Robert Griffiths "Hutch" Hutchings was born the youngest of four siblings on June 29, 1921 to Alice Maude and John Mason Hutchings in Anyox, British Columbia.
The Hutchings family first came to Stewart when Bob was 7 years old where they lived and ran the Bayview Hotel. His parents engrained a work ethic at a young age that would stay with him for the rest of his life through his many and varied careers.
Bob was a man of many trades and talents. His first job was working for his mother in the Bayview Hotel carrying coal to heat the hotel. He enlisted in the army at the age of 18 but was soon discharged as a result of rheumatic fever. It was in the 16th platoon of the Rocky Mountain Rangers First Battalion that he first discovered his talent for the harmonica which he played into the last months of his life.
While still living in Stewart, Bob worked for Western Woods on the Portland Canal, tried his hand as the owner of a dairy farm and even proffered his services as the Stewart undertaker.
In 1948, Bob met Louise Marie Morrison [ne: Lindseth] and he two daughters Patricia and Ann. They married in 1950 and John and Shirley soon followed. The family moved between Stewart and Prince Rupert a few times while Bob supported the family working in the mining industry and as a butcher. When the family finally settled in Stewart he bought the local grocery store which he named Bob's Mercantile which was Stewart's General Store at the time.
In 1965, he moved to Vancouver where he was again involved in mining. For a brief period between mining, he settled in Christina Lake where he owned a local restaurant by the name of Bob's Place. After selling the restaurant, he went back to mining which took him to Nevada where he met Alice Ginnis in 1977 whom he married six months later.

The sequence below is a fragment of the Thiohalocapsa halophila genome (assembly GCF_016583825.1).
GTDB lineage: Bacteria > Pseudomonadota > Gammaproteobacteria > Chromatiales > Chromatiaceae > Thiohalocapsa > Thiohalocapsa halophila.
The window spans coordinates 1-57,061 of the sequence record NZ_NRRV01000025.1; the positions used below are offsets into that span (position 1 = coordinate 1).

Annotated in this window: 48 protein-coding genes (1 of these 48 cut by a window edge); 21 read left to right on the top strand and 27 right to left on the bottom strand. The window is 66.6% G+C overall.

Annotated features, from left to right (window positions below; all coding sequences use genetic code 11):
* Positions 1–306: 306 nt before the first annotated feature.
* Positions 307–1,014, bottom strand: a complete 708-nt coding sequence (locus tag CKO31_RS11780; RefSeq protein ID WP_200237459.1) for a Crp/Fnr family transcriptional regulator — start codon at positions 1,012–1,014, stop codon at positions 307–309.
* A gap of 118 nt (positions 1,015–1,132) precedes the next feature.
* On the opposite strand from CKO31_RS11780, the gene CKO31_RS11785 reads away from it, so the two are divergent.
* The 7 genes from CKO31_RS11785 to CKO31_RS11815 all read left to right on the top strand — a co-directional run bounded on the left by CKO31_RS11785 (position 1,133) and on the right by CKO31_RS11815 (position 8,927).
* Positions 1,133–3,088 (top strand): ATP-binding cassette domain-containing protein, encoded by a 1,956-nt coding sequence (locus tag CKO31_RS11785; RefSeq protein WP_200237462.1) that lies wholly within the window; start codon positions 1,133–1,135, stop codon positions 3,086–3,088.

In the years following his marriage to Alice, Bob worked as foreman of roads for the Department of Highways. This job took them around the province between Stewart, Christina Lake and the Queen Charlotte Islands. While living in Christina Lake in 1986, Bob was devastated by the loss of his only son John.
Bob first retired to Christina Lake but his heart always remained in Stewart where they would live out his final years. Even after his formal retirement, Bob could still be found running the King Edward Hotel when hotel owner Ian McLeod was away. For many years Bob enjoyed his mornings with the local coffee club at the King Eddie Coffee Shop whom he always spoke fondly of. When he could no longer make it to the coffee shop, the coffee club came to his home.
Hutch will be remembered for his strong values, his quick wit, and his keen sense of humour. Even in his final days, he had an acute memory for enlivened storytelling. He was generous of spirit and always tried to lend a hand where he could. He taught honesty, compassion, and tolerance by example and ensured that he instilled these values in his children. Bob was a pillar of the Stewart community for many years and he will be missed dearly by all those who knew him.
Bob is survived by his wife: Alice; Children: Patricia, Ann, John [deceased], Shirley, Linda, Robert; Grandchildren: Keith [deceased], Wendy, Chris [deceased] Alicia, Megan, Daniel, Jason, Samantha, Amanda, Terry, Darren, Lance, Leanne, Bobby, Sandi, Laurie; Great Grandchildren: Kayla, Megan, Ashley, Kyla, Jade, Colin, Lannae, Kayden, Landon, Logan, Marcus, Brayden, and Dane.